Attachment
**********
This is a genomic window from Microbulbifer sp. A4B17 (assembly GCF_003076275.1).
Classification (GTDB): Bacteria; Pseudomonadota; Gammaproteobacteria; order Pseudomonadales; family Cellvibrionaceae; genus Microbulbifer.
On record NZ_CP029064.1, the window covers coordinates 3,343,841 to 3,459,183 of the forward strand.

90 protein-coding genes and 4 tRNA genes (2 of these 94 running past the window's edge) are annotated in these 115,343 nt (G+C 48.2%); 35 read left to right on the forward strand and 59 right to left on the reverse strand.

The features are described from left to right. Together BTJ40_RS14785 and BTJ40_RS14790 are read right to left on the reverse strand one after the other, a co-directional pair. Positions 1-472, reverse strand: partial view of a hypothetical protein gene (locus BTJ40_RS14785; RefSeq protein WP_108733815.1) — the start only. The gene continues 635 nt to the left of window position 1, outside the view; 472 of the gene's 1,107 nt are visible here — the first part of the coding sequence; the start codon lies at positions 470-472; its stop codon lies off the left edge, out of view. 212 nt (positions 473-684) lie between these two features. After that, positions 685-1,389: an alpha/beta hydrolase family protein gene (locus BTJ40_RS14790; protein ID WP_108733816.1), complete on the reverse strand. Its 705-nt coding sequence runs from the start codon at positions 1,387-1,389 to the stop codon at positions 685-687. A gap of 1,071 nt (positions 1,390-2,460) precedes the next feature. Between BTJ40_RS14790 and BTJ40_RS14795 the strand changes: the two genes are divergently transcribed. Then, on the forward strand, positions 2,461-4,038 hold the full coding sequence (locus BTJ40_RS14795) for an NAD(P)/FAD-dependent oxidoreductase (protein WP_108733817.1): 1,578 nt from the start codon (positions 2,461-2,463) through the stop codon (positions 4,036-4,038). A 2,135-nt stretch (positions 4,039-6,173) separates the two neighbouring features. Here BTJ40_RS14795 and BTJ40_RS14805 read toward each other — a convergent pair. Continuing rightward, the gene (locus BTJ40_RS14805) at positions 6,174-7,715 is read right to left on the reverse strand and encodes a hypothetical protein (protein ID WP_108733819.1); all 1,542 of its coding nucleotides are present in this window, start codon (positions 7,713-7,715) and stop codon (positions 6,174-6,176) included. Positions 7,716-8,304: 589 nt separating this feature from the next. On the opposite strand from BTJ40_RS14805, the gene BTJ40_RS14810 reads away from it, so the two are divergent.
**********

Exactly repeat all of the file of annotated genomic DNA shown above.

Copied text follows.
This is a genomic window from Microbulbifer sp. A4B17 (assembly GCF_003076275.1).
Classification (GTDB): Bacteria; Pseudomonadota; Gammaproteobacteria; order Pseudomonadales; family Cellvibrionaceae; genus Microbulbifer.
On record NZ_CP029064.1, the window covers coordinates 3,343,841 to 3,459,183 of the forward strand.

90 protein-coding genes and 4 tRNA genes (2 of these 94 running past the window's edge) are annotated in these 115,343 nt (G+C 48.2%); 35 read left to right on the forward strand and 59 right to left on the reverse strand.

The features are described from left to right. Together BTJ40_RS14785 and BTJ40_RS14790 are read right to left on the reverse strand one after the other, a co-directional pair. Positions 1-472, reverse strand: partial view of a hypothetical protein gene (locus BTJ40_RS14785; RefSeq protein WP_108733815.1) — the start only. The gene continues 635 nt to the left of window position 1, outside the view; 472 of the gene's 1,107 nt are visible here — the first part of the coding sequence; the start codon lies at positions 470-472; its stop codon lies off the left edge, out of view. 212 nt (positions 473-684) lie between these two features. After that, positions 685-1,389: an alpha/beta hydrolase family protein gene (locus BTJ40_RS14790; protein ID WP_108733816.1), complete on the reverse strand. Its 705-nt coding sequence runs from the start codon at positions 1,387-1,389 to the stop codon at positions 685-687. A gap of 1,071 nt (positions 1,390-2,460) precedes the next feature. Between BTJ40_RS14790 and BTJ40_RS14795 the strand changes: the two genes are divergently transcribed. Then, on the forward strand, positions 2,461-4,038 hold the full coding sequence (locus BTJ40_RS14795) for an NAD(P)/FAD-dependent oxidoreductase (protein WP_108733817.1): 1,578 nt from the start codon (positions 2,461-2,463) through the stop codon (positions 4,036-4,038). A 2,135-nt stretch (positions 4,039-6,173) separates the two neighbouring features. Here BTJ40_RS14795 and BTJ40_RS14805 read toward each other — a convergent pair. Continuing rightward, the gene (locus BTJ40_RS14805) at positions 6,174-7,715 is read right to left on the reverse strand and encodes a hypothetical protein (protein ID WP_108733819.1); all 1,542 of its coding nucleotides are present in this window, start codon (positions 7,713-7,715) and stop codon (positions 6,174-6,176) included. Positions 7,716-8,304: 589 nt separating this feature from the next. On the opposite strand from BTJ40_RS14805, the gene BTJ40_RS14810 reads away from it, so the two are divergent.